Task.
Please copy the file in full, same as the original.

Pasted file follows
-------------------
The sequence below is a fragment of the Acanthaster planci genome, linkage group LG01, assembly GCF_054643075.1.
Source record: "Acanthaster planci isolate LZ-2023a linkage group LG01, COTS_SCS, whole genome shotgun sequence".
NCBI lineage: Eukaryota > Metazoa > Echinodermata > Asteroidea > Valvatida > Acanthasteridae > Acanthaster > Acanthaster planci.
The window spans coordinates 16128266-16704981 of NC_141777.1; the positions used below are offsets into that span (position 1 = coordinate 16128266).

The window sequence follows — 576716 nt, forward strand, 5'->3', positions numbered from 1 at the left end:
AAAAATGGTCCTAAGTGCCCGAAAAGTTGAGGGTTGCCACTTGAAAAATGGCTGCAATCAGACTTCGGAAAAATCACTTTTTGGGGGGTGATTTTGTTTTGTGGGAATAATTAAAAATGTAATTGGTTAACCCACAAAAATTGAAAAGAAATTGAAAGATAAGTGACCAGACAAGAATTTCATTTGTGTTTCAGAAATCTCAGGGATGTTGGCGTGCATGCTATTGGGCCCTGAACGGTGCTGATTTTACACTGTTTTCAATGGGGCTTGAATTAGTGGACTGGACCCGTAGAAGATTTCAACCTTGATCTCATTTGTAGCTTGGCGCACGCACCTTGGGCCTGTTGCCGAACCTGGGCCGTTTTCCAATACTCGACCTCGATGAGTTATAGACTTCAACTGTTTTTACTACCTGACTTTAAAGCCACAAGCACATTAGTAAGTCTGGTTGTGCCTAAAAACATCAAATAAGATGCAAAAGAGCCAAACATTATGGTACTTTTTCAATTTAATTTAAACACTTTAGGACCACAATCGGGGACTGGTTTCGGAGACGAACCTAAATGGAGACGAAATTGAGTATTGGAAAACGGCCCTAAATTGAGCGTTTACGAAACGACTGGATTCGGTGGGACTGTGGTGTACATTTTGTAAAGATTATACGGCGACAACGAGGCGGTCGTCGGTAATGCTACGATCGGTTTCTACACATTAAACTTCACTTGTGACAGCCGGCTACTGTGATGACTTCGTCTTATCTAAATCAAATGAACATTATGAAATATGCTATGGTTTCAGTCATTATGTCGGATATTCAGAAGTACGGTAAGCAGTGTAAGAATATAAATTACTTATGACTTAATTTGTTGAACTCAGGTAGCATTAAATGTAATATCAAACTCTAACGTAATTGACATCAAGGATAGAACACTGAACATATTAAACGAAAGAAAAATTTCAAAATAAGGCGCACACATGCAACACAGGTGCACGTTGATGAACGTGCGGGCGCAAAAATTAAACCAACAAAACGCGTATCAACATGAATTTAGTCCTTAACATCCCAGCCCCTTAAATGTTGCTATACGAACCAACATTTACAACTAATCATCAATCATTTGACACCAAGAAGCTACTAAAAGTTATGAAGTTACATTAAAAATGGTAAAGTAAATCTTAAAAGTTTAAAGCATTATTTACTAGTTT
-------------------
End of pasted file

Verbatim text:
The sequence below is a fragment of the Acanthaster planci genome, linkage group LG01, assembly GCF_054643075.1.
Source record: "Acanthaster planci isolate LZ-2023a linkage group LG01, COTS_SCS, whole genome shotgun sequence".
NCBI lineage: Eukaryota > Metazoa > Echinodermata > Asteroidea > Valvatida > Acanthasteridae > Acanthaster > Acanthaster planci.
The window spans coordinates 16128266-16704981 of NC_141777.1; the positions used below are offsets into that span (position 1 = coordinate 16128266).

The window sequence follows — 576716 nt, forward strand, 5'->3', positions numbered from 1 at the left end:
AAAAATGGTCCTAAGTGCCCGAAAAGTTGAGGGTTGCCACTTGAAAAATGGCTGCAATCAGACTTCGGAAAAATCACTTTTTGGGGGGTGATTTTGTTTTGTGGGAATAATTAAAAATGTAATTGGTTAACCCACAAAAATTGAAAAGAAATTGAAAGATAAGTGACCAGACAAGAATTTCATTTGTGTTTCAGAAATCTCAGGGATGTTGGCGTGCATGCTATTGGGCCCTGAACGGTGCTGATTTTACACTGTTTTCAATGGGGCTTGAATTAGTGGACTGGACCCGTAGAAGATTTCAACCTTGATCTCATTTGTAGCTTGGCGCACGCACCTTGGGCCTGTTGCCGAACCTGGGCCGTTTTCCAATACTCGACCTCGATGAGTTATAGACTTCAACTGTTTTTACTACCTGACTTTAAAGCCACAAGCACATTAGTAAGTCTGGTTGTGCCTAAAAACATCAAATAAGATGCAAAAGAGCCAAACATTATGGTACTTTTTCAATTTAATTTAAACACTTTAGGACCACAATCGGGGACTGGTTTCGGAGACGAACCTAAATGGAGACGAAATTGAGTATTGGAAAACGGCCCTAAATTGAGCGTTTACGAAACGACTGGATTCGGTGGGACTGTGGTGTACATTTTGTAAAGATTATACGGCGACAACGAGGCGGTCGTCGGTAATGCTACGATCGGTTTCTACACATTAAACTTCACTTGTGACAGCCGGCTACTGTGATGACTTCGTCTTATCTAAATCAAATGAACATTATGAAATATGCTATGGTTTCAGTCATTATGTCGGATATTCAGAAGTACGGTAAGCAGTGTAAGAATATAAATTACTTATGACTTAATTTGTTGAACTCAGGTAGCATTAAATGTAATATCAAACTCTAACGTAATTGACATCAAGGATAGAACACTGAACATATTAAACGAAAGAAAAATTTCAAAATAAGGCGCACACATGCAACACAGGTGCACGTTGATGAACGTGCGGGCGCAAAAATTAAACCAACAAAACGCGTATCAACATGAATTTAGTCCTTAACATCCCAGCCCCTTAAATGTTGCTATACGAACCAACATTTACAACTAATCATCAATCATTTGACACCAAGAAGCTACTAAAAGTTATGAAGTTACATTAAAAATGGTAAAGTAAATCTTAAAAGTTTAAAGCATTATTTACTAGTTT